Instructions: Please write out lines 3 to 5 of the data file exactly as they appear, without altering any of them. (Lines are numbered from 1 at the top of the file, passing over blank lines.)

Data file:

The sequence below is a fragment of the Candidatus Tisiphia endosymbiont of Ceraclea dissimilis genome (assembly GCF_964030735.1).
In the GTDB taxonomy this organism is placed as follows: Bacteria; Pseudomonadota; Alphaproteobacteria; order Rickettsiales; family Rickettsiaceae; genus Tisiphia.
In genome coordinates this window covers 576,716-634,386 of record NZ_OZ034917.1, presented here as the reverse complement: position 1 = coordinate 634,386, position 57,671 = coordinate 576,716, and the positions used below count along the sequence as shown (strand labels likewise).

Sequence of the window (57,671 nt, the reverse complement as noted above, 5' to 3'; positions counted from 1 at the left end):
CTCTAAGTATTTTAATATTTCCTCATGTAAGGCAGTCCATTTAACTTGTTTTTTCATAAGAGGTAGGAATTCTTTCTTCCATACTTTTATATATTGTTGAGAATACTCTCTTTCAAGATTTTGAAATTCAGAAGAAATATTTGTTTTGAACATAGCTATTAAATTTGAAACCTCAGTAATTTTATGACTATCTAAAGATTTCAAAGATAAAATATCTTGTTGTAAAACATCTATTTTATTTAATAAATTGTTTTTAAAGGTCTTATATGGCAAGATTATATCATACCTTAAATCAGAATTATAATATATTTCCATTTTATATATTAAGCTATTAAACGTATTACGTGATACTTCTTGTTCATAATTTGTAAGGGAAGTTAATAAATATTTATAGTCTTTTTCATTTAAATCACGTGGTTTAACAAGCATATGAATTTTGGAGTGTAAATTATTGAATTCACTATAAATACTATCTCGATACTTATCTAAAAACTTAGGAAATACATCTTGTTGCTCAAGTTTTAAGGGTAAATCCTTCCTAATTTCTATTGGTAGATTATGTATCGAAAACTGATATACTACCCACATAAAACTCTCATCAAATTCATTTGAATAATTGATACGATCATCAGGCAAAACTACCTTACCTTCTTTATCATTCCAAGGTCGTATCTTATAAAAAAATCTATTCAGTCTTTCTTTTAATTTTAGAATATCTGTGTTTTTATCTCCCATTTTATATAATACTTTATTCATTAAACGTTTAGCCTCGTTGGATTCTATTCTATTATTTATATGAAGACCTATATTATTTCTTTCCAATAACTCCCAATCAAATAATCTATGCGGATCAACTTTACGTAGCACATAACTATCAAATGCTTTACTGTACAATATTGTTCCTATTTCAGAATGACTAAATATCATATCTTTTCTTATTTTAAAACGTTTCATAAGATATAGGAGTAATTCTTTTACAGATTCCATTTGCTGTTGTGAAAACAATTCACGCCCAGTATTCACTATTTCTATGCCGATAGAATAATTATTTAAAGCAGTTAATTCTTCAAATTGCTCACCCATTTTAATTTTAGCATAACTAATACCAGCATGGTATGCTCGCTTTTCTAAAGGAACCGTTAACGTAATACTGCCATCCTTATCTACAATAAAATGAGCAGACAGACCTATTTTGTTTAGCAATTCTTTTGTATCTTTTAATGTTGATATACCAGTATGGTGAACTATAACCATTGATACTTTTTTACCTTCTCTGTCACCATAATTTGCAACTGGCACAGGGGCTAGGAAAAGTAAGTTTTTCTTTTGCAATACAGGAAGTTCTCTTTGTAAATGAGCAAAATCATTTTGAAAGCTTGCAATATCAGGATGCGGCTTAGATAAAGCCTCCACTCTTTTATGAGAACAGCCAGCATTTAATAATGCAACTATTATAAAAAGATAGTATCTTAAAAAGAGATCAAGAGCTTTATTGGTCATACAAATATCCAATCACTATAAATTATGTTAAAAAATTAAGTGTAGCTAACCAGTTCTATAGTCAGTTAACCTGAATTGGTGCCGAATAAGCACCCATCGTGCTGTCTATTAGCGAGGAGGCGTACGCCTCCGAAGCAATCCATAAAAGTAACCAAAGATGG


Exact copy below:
In genome coordinates this window covers 576,716-634,386 of record NZ_OZ034917.1, presented here as the reverse complement: position 1 = coordinate 634,386, position 57,671 = coordinate 576,716, and the positions used below count along the sequence as shown (strand labels likewise).

Sequence of the window (57,671 nt, the reverse complement as noted above, 5' to 3'; positions counted from 1 at the left end):
CTCTAAGTATTTTAATATTTCCTCATGTAAGGCAGTCCATTTAACTTGTTTTTTCATAAGAGGTAGGAATTCTTTCTTCCATACTTTTATATATTGTTGAGAATACTCTCTTTCAAGATTTTGAAATTCAGAAGAAATATTTGTTTTGAACATAGCTATTAAATTTGAAACCTCAGTAATTTTATGACTATCTAAAGATTTCAAAGATAAAATATCTTGTTGTAAAACATCTATTTTATTTAATAAATTGTTTTTAAAGGTCTTATATGGCAAGATTATATCATACCTTAAATCAGAATTATAATATATTTCCATTTTATATATTAAGCTATTAAACGTATTACGTGATACTTCTTGTTCATAATTTGTAAGGGAAGTTAATAAATATTTATAGTCTTTTTCATTTAAATCACGTGGTTTAACAAGCATATGAATTTTGGAGTGTAAATTATTGAATTCACTATAAATACTATCTCGATACTTATCTAAAAACTTAGGAAATACATCTTGTTGCTCAAGTTTTAAGGGTAAATCCTTCCTAATTTCTATTGGTAGATTATGTATCGAAAACTGATATACTACCCACATAAAACTCTCATCAAATTCATTTGAATAATTGATACGATCATCAGGCAAAACTACCTTACCTTCTTTATCATTCCAAGGTCGTATCTTATAAAAAAATCTATTCAGTCTTTCTTTTAATTTTAGAATATCTGTGTTTTTATCTCCCATTTTATATAATACTTTATTCATTAAACGTTTAGCCTCGTTGGATTCTATTCTATTATTTATATGAAGACCTATATTATTTCTTTCCAATAACTCCCAATCAAATAATCTATGCGGATCAACTTTACGTAGCACATAACTATCAAATGCTTTACTGTACAATATTGTTCCTATTTCAGAATGACTAAATATCATATCTTTTCTTATTTTAAAACGTTTCATAAGATATAGGAGTAATTCTTTTACAGATTCCATTTGCTGTTGTGAAAACAATTCACGCCCAGTATTCACTATTTCTATGCCGATAGAATAATTATTTAAAGCAGTTAATTCTTCAAATTGCTCACCCATTTTAATTTTAGCATAACTAATACCAGCATGGTATGCTCGCTTTTCTAAAGGAACCGTTAACGTAATACTGCCATCCTTATCTACAATAAAATGAGCAGACAGACCTATTTTGTTTAGCAATTCTTTTGTATCTTTTAATGTTGATATACCAGTATGGTGAACTATAACCATTGATACTTTTTTACCTTCTCTGTCACCATAATTTGCAACTGGCACAGGGGCTAGGAAAAGTAAGTTTTTCTTTTGCAATACAGGAAGTTCTCTTTGTAAATGAGCAAAATCATTTTGAAAGCTTGCAATATCAGGATGCGGCTTAGATAAAGCCTCCACTCTTTTATGAGAACAGCCAGCATTTAATAATGCAACTATTATAAAAAGATAGTATCTTAAAAAGAGATCAAGAGCTTTATTGGTCATACAAATATCCAATCACTATAAATTATGTTAAAAAATTAAGTGTAGCTAACCAGTTCTATAGTCAGTTAACCTGAATTGGTGCCGAATAAGCACCCATCGTGCTGTCTATTAGCGAGGAGGCGTACGCCTCCGAAGCAATCCATAAAAGTAACCAAAGATGG